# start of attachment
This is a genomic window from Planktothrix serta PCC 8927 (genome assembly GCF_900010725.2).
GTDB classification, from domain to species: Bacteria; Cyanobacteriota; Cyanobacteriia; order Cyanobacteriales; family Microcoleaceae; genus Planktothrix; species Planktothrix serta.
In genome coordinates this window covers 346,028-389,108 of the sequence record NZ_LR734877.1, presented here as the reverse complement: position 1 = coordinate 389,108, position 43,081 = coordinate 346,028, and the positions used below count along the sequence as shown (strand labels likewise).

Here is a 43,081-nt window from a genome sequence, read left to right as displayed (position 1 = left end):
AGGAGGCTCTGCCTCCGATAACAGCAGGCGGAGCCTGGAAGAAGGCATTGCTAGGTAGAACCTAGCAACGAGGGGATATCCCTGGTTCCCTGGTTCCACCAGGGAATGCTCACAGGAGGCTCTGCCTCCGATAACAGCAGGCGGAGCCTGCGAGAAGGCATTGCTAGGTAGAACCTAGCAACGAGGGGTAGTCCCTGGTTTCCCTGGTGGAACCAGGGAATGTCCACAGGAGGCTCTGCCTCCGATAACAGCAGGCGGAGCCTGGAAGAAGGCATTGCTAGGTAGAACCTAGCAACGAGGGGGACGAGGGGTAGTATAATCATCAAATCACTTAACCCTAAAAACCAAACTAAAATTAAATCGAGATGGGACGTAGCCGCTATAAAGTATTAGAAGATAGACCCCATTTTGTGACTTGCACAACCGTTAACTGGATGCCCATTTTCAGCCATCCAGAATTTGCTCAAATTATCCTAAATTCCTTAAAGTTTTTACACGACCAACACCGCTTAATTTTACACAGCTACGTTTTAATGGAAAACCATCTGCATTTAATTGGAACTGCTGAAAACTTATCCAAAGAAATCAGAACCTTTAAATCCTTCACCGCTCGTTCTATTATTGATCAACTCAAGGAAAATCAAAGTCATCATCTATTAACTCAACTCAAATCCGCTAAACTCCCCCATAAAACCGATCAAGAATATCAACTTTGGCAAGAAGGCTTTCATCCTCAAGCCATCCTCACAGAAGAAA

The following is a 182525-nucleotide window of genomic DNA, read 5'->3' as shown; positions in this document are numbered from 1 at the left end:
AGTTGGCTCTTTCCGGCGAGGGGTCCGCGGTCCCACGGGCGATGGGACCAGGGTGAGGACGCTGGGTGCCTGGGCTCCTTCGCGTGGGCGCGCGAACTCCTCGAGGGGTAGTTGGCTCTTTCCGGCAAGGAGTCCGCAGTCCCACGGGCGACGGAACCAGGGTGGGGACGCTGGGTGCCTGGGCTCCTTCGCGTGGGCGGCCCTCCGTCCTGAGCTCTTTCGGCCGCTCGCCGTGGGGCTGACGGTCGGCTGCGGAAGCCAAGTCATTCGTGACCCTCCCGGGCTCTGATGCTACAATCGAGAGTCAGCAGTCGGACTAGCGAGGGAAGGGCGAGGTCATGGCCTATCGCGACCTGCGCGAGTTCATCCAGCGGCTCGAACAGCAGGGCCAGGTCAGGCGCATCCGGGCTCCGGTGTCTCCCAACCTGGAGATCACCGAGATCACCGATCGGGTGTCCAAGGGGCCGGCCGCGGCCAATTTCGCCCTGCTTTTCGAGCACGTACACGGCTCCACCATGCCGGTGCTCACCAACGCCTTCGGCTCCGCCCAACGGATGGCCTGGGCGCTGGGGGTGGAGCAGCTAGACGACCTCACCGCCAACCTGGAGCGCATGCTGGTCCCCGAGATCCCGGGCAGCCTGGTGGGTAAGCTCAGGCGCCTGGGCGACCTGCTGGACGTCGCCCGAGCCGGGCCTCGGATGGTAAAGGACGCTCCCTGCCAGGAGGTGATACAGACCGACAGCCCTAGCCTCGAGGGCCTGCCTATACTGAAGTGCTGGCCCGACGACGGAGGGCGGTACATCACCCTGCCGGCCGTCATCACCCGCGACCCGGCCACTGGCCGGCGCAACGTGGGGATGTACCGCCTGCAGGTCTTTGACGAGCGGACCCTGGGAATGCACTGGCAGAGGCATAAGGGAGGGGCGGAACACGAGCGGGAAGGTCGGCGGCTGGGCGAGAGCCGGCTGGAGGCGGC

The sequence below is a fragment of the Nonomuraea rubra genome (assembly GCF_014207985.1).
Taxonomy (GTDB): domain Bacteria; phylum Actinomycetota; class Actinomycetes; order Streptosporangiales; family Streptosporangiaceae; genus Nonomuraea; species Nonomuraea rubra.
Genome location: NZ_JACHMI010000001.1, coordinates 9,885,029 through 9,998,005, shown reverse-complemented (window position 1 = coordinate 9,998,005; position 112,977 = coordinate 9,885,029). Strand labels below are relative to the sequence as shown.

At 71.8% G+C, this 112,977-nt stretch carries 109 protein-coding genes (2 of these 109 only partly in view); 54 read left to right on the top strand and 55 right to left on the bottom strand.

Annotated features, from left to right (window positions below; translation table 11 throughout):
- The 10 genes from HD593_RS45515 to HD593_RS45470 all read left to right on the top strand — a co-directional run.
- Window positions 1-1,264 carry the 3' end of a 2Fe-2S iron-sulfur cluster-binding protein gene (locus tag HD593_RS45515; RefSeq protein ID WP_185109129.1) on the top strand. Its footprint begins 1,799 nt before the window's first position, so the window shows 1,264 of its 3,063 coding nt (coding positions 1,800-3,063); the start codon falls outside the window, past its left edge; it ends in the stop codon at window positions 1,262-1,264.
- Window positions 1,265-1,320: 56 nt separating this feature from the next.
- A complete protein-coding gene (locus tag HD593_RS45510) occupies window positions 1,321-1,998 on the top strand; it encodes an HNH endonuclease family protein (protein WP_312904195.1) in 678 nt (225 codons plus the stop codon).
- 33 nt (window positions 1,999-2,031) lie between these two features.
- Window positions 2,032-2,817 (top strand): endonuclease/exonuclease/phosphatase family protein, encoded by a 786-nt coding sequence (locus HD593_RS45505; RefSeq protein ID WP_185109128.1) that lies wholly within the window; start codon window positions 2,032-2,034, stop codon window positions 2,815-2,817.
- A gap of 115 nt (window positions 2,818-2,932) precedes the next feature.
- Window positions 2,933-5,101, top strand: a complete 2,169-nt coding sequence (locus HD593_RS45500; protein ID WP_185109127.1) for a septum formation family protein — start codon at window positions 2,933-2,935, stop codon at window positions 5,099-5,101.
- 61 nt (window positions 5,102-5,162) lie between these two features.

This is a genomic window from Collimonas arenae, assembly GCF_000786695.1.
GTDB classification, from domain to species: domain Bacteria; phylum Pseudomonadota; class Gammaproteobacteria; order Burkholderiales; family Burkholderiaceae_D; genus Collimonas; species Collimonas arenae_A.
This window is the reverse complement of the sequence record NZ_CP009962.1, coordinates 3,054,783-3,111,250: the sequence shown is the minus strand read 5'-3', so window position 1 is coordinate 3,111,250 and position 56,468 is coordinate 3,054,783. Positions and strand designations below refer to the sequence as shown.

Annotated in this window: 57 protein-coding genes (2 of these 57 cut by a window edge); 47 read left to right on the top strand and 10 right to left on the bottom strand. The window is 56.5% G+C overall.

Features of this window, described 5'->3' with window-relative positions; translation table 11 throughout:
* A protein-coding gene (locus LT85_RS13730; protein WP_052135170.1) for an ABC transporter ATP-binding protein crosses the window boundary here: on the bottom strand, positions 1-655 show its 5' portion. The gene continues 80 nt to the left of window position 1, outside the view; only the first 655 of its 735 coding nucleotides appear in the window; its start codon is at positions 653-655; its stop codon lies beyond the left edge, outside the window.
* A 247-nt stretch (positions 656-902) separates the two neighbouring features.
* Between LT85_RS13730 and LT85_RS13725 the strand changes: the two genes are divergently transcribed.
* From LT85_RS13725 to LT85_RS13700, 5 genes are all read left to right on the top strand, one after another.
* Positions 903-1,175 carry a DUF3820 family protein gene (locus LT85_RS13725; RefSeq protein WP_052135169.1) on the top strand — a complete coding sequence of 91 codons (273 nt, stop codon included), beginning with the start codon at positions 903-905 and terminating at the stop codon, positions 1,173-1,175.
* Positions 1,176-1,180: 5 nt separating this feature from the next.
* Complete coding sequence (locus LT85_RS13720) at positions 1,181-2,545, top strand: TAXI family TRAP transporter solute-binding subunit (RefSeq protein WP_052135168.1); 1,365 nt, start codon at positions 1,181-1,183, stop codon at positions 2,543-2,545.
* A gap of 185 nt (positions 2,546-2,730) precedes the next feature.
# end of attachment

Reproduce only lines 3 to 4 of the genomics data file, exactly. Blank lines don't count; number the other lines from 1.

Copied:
In genome coordinates this window covers 346,028-389,108 of the sequence record NZ_LR734877.1, presented here as the reverse complement: position 1 = coordinate 389,108, position 43,081 = coordinate 346,028, and the positions used below count along the sequence as shown (strand labels likewise).

Here is a 43,081-nt window from a genome sequence, read left to right as displayed (position 1 = left end):